I’ve admired James Wood’s essays for a couple of decades. Serious Noticing collects 510 pages of Wood’s “greatest hits” in one handy volume. My favorite essay in this collection is “Fun Stuff: Homage to Keith Moon.” Keith Moon was the talented drummer of The Who until he died in September of 1978 from an overdose of Heminevrin, a drug intended to treat or prevent symptoms of alcohol withdrawal. Wood loves Keith Moon’s wackiness–which earned him the monicker “Moon the Loon”–and is moved to take up the drums himself as a kid.

Wood moves on from rock drummers to serious writers like Chekhov, Bellow, Tolstoy, Roth, Auster, Orwell, Austen, Cormac McCarthy, Sebald, Dostoevsky, “Elena Ferrante,” Virginia Woolf, and Marilynne Robinson among others. My impressions of Wood after reading these essays is that Wood seemingly has read just about everything these writers have ever published. Plenty of details and sharp analysis feature into Wood’s essays. If you’re in the mood for some intelligent literary criticism, Serious Noticing is the place to find it. GRADE: A



Fun stuff: homage to Keith Moon — 15

What Chekhov meant by life — 34

Serious noticing — 49

Saul Bellow’s comic style — 74

Anna Karenina and characterization — 91

Joseph Roth’s empire of signs — 109

Paul Auster’s shallowness — 129

Hysterical realism — 144

Bohumil Hrabal’s comic world — 164

George Orwell’s very English revolution — 179

Jane Austen’s heroic consciousness — 179

Cormac McCarthy’s the road — 207

Reality examined to the point of madness’: László Krasznahorkai — 240

Wounder and wounded — 254

On not going home — 270

Other side of silence: rereading W. G. Sebald — 294

Becoming them — 315

Don Quixote’s old and new testaments — 325

Dostoevsky’s god — 338

Helen Garner’s savage honesty — 358

All and the if: God and metaphor in Melville — 372

Elena Ferrante — 393

Virginia Woolf’s Mysticism — 407

Job existed: Primo Levi — 426

Marilynne Robinson — 447

Ismail Kadare — 458

Jenny Erpenbeck — 479

Packing my father-in-law’s library — 493


10 thoughts on “SERIOUS NOTICING: SELECTED ESSAYS 1997-2019 By James Wood

  1. Michael Padgett

    I’d guess that Wood is a bit weighty for pandemic reading, but I’ve been a NEW YORKER subscriber practically forever and a lot of his stuff appears there. He always has interesting things to say about virtually any subject. I do remember reading the essay on Keith Moon.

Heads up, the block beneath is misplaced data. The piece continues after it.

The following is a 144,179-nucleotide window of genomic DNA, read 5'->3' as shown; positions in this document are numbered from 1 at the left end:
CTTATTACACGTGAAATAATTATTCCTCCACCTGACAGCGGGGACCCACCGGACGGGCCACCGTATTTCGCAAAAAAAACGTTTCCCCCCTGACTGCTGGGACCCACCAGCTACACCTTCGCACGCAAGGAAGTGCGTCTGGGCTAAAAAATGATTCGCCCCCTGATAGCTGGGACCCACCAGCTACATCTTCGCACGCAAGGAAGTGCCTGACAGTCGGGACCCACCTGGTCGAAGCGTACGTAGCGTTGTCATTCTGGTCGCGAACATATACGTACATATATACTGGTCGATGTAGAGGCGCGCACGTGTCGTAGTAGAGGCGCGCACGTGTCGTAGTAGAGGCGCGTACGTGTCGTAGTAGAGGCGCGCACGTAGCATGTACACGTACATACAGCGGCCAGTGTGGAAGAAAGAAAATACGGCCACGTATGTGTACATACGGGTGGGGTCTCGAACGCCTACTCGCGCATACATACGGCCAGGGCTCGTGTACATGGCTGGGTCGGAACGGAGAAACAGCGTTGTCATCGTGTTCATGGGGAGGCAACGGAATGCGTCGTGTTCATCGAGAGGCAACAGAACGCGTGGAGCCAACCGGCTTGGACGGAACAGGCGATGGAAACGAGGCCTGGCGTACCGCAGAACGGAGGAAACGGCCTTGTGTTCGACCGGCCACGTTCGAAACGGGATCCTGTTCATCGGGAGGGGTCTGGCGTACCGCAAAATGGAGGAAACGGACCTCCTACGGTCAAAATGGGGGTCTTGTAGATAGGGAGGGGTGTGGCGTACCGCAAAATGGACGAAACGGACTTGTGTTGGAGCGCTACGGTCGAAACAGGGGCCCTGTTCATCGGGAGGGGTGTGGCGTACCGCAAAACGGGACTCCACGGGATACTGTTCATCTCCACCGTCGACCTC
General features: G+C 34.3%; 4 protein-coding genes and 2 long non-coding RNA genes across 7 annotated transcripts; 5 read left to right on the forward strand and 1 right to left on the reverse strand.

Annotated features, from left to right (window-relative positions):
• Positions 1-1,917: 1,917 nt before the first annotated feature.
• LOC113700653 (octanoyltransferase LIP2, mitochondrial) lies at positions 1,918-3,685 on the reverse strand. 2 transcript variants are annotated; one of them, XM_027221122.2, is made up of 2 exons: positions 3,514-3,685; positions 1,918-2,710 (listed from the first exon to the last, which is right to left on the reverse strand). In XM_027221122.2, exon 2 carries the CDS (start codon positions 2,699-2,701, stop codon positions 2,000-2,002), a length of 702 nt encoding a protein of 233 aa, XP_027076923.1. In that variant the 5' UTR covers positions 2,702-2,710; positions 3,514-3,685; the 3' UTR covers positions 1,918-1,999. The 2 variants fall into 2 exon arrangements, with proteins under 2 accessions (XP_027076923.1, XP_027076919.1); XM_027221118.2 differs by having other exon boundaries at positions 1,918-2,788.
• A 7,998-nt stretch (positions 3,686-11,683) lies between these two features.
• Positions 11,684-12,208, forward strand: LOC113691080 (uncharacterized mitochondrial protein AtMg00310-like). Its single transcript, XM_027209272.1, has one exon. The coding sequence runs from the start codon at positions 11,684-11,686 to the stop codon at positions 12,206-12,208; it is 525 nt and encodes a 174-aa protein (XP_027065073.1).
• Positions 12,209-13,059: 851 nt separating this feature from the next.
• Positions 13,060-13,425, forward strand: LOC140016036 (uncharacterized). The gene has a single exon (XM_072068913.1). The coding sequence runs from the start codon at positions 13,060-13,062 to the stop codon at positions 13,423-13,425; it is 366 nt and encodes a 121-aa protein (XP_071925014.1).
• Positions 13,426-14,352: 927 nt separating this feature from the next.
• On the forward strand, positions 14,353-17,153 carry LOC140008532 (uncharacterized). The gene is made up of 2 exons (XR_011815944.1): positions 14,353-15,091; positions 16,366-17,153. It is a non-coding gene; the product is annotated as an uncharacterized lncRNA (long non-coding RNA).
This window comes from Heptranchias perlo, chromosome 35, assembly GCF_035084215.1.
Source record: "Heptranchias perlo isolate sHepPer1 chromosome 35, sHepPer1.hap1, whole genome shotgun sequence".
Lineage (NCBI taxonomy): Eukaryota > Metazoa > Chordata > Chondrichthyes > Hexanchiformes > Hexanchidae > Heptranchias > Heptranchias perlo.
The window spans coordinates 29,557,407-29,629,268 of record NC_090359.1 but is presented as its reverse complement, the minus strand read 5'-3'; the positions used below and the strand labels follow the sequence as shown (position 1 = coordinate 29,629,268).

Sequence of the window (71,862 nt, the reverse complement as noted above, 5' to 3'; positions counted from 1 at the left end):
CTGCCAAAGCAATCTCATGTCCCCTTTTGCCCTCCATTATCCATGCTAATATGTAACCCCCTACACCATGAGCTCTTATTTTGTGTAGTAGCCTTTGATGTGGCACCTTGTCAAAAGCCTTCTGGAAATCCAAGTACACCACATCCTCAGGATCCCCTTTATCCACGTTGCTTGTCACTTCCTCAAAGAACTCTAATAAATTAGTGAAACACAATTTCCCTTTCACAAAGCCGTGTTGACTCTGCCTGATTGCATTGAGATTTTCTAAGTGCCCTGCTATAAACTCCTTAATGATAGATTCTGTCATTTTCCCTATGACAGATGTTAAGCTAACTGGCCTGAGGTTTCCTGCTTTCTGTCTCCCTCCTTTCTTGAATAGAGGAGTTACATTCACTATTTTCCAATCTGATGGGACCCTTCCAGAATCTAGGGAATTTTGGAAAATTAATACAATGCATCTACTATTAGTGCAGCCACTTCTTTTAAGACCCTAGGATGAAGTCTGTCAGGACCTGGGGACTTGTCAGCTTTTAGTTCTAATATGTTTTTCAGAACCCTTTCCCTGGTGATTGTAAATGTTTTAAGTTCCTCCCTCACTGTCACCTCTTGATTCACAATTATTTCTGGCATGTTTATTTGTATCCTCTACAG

1. george Post author

      Michael, after I read Wood’s essay on Keith Moon, I had to break out my CD of THE WHO’S GREATEST HITS and listen to Moon bang away!

  2. wolf

    A bit OT:
    I’ve subscribed to the New Yorker’s newsletter for many years and they often have interesting info.
    And the cartoons plus the Borowitz Report are really funny – though sometimes it’s gallows humour.
    So I’ll have to look for this author, thanks.

    1. george Post author

      Wolf, as Michael pointed out, James Wood’s essays appear in THE NEW YORKER on a regular basis. And, I like THE NEW YORKER cartoons, too!

  3. Patti Abbott

    I wonder if I could read a lot of this from the New Yorker archives. I am going to check. I have had a sub since I was 20.

    1. george Post author

      Patti, plenty of James Woods essays appear in THE NEW YORKER. I’m impressed that you’ve been such a loyal subscriber over the decades!

  4. Jeff Meyerson

    I see several people who interest me on the list – Chekhov, Orwell, Ferrante, etc. However, I prefer these essay collections when they are 250-300 pages. Usually, if the book is 500 pages, I will end up just skipping around to the people I am most interested in and leaving the rest unread.

    1. george Post author

      Jeff, I’m guessing SERIOUS NOTICING might be a “summing up” collection for James Wood. Wood has been at the literary critic game for decades. These essays show Wood at the top of his game.

  5. Michael Padgett

    Not only is Wood an excellent literary critic, he’s married to a very fine novelist, Claire Messud.


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